The Tin Coast – Poldark Territory – Cornwall

Crown Mine Engine HouseI’d said that while we were in Penzance I wanted to check out the tin mines. Wyn said “What!” I said it was where the TV series Poldark is filmed. She said “How soon can we go!” True or false? OK, it’s not true; I made it up hoping for a more interesting introduction 🙂 There’s a dramatic coastline on the west side of the tip of Cornwall, just up from Land’s End, called the Tin Coast. This is where tin and copper have been mined for the last couple of thousand years. We went to check it out on our first day in Cornwall.

It was actually raining. We’d had a lovely spell of weather for the first few days of our travels, warm and dry and sunny. But it seemed to be coning to an end, with persistent rain through the middle part of the day. It didn’t stop us from exploring. We started at Cape Cornwall, mostly because it was on the way. 

Cape Cornwall

Wyn atop Cape Cornwall. In the distance there are are ruins associated with the mining everywhere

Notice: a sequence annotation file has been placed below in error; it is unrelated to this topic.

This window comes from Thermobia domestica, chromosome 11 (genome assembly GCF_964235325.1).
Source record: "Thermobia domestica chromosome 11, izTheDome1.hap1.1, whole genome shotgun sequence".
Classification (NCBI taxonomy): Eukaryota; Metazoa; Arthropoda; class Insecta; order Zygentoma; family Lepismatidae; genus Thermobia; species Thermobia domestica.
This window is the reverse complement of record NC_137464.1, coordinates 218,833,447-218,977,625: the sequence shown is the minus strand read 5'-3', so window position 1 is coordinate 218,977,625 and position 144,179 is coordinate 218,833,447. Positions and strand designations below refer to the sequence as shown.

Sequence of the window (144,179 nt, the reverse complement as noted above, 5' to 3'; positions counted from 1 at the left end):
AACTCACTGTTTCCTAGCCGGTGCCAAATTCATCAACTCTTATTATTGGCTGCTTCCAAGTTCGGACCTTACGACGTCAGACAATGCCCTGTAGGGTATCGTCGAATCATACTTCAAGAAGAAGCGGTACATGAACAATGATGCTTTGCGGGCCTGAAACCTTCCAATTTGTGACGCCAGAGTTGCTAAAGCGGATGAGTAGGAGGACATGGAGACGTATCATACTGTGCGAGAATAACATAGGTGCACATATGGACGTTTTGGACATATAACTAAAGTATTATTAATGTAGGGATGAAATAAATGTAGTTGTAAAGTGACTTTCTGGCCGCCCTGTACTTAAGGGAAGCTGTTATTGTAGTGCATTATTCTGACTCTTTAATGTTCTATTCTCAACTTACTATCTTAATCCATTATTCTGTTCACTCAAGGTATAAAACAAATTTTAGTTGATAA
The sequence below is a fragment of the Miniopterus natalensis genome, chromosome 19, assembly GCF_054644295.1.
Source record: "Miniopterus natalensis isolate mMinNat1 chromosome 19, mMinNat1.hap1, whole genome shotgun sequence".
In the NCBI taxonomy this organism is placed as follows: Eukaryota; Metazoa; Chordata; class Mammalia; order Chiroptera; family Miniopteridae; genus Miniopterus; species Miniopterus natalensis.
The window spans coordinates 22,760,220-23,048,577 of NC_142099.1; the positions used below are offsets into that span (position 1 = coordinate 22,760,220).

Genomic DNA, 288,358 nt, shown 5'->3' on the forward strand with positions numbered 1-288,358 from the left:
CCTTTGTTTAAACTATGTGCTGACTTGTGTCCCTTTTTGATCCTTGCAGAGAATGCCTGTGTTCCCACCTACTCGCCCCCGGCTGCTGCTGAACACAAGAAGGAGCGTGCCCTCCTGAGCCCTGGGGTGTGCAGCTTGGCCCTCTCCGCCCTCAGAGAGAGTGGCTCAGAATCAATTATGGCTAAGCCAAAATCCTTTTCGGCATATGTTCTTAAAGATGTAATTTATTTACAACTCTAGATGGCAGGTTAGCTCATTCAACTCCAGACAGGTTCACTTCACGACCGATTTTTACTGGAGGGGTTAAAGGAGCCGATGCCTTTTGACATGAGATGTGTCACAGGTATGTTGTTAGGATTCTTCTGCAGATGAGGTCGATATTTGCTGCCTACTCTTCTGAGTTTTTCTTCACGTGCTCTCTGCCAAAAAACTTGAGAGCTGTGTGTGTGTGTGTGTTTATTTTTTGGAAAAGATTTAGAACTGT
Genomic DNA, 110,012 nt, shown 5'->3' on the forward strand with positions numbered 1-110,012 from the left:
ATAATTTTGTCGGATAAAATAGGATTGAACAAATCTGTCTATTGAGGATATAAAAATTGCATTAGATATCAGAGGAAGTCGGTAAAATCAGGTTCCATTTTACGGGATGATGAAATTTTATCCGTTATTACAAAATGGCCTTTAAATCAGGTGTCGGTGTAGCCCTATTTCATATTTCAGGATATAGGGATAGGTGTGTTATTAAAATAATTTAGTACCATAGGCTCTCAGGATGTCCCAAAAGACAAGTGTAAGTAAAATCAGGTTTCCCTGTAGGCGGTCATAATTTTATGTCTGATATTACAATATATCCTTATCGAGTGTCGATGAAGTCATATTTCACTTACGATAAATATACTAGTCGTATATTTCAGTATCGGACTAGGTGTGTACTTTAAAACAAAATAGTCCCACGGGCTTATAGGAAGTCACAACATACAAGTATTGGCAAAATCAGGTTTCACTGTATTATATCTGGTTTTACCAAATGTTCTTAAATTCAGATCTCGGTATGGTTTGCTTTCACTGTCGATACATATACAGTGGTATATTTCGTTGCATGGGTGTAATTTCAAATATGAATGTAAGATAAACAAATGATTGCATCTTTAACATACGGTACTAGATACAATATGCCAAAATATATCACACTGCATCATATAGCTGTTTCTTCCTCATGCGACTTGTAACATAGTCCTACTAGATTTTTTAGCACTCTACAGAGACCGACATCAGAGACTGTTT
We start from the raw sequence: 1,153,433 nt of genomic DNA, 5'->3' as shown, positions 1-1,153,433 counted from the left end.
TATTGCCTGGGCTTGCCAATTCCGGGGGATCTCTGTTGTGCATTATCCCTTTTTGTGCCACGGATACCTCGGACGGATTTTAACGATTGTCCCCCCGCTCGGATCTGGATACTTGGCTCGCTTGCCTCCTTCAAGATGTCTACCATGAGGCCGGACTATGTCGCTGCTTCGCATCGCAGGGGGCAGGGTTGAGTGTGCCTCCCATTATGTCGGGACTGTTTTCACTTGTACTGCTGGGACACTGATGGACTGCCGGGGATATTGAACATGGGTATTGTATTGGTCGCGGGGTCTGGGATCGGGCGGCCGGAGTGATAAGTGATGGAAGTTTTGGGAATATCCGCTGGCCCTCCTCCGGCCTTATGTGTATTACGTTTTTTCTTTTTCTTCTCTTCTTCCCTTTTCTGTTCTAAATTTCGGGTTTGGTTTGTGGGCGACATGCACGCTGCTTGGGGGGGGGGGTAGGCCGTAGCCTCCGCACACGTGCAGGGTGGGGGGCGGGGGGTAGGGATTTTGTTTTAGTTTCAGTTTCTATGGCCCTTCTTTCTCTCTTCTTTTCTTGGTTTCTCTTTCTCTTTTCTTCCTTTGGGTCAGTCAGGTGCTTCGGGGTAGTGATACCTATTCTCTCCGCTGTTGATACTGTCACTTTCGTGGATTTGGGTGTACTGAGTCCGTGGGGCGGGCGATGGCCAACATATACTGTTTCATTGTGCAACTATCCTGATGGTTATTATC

Cape Cornwall

Cape Cornwall is marked by the monument on the hill

From there we drove on to first Botallack Mine and then the Levant Mine. The biggest of the tin and copper mines are in a belt not much more than 5 kms long and 2 kms wide, squashed up against the sea with most of the access well above the sea. The seam that they were following dipped out to sea, and the miners followed it, in some cases to more than 300m below sea level and 15o0m offshore. There were stories of miners reporting hearing rocks rolling on the seafloor above them. 

Mine ruins Botallack Mine

Mine ruins Botallack Mine

Mine ruins Botallack Mine

Mine ruins Botallack Mine

Mine ruins Botallack Mine

Wyn and mine ruins Botallack Mine (and a puddle)

Mine ruins Botallack Mine

The most dramatic of the mine ruins Crown Mine, perched above the sea

Crown mine engine houses

Crown mine engine houses, perched above the Atlantic Ocean

The lower of the two Crown mine engine houses was to pump water from the mine. The higher one was for the winding power for the diagonal mine shaft which ran out under the sea. The mines were huge, with many levels and drives as the miners chased the valuable ore. In the early years the men descended and ascended the huge distances on a series of ladders. Imagine going down 300m on ladders and then climbing back up at the end of the day. If someone above you on the ladders slipped and fell, that was probably the end of you as well!